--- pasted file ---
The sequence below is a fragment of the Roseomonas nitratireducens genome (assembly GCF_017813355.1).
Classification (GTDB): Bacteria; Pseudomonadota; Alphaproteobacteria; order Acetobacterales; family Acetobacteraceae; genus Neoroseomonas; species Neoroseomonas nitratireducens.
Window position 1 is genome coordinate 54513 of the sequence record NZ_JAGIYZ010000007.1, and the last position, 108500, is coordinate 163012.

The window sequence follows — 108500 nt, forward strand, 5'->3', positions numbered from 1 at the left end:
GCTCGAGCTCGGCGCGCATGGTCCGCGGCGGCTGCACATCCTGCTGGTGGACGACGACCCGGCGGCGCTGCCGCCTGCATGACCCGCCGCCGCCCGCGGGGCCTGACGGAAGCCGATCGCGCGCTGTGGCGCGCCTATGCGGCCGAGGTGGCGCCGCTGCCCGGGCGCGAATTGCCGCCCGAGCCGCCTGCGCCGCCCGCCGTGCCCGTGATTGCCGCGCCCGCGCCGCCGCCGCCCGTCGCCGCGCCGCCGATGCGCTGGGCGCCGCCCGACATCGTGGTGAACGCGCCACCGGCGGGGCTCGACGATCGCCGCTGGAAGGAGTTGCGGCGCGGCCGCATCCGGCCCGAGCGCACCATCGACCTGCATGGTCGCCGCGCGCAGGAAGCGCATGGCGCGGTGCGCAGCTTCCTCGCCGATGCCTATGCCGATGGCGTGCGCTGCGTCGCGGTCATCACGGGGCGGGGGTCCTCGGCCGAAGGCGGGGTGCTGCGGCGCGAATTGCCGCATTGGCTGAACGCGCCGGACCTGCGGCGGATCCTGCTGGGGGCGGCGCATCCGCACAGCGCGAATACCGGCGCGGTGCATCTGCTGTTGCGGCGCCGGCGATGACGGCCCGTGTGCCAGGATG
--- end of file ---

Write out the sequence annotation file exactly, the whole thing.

The sequence below is a fragment of the Roseomonas nitratireducens genome (assembly GCF_017813355.1).
Classification (GTDB): Bacteria; Pseudomonadota; Alphaproteobacteria; order Acetobacterales; family Acetobacteraceae; genus Neoroseomonas; species Neoroseomonas nitratireducens.
Window position 1 is genome coordinate 54513 of the sequence record NZ_JAGIYZ010000007.1, and the last position, 108500, is coordinate 163012.

The window sequence follows — 108500 nt, forward strand, 5'->3', positions numbered from 1 at the left end:
GCTCGAGCTCGGCGCGCATGGTCCGCGGCGGCTGCACATCCTGCTGGTGGACGACGACCCGGCGGCGCTGCCGCCTGCATGACCCGCCGCCGCCCGCGGGGCCTGACGGAAGCCGATCGCGCGCTGTGGCGCGCCTATGCGGCCGAGGTGGCGCCGCTGCCCGGGCGCGAATTGCCGCCCGAGCCGCCTGCGCCGCCCGCCGTGCCCGTGATTGCCGCGCCCGCGCCGCCGCCGCCCGTCGCCGCGCCGCCGATGCGCTGGGCGCCGCCCGACATCGTGGTGAACGCGCCACCGGCGGGGCTCGACGATCGCCGCTGGAAGGAGTTGCGGCGCGGCCGCATCCGGCCCGAGCGCACCATCGACCTGCATGGTCGCCGCGCGCAGGAAGCGCATGGCGCGGTGCGCAGCTTCCTCGCCGATGCCTATGCCGATGGCGTGCGCTGCGTCGCGGTCATCACGGGGCGGGGGTCCTCGGCCGAAGGCGGGGTGCTGCGGCGCGAATTGCCGCATTGGCTGAACGCGCCGGACCTGCGGCGGATCCTGCTGGGGGCGGCGCATCCGCACAGCGCGAATACCGGCGCGGTGCATCTGCTGTTGCGGCGCCGGCGATGACGGCCCGTGTGCCAGGATG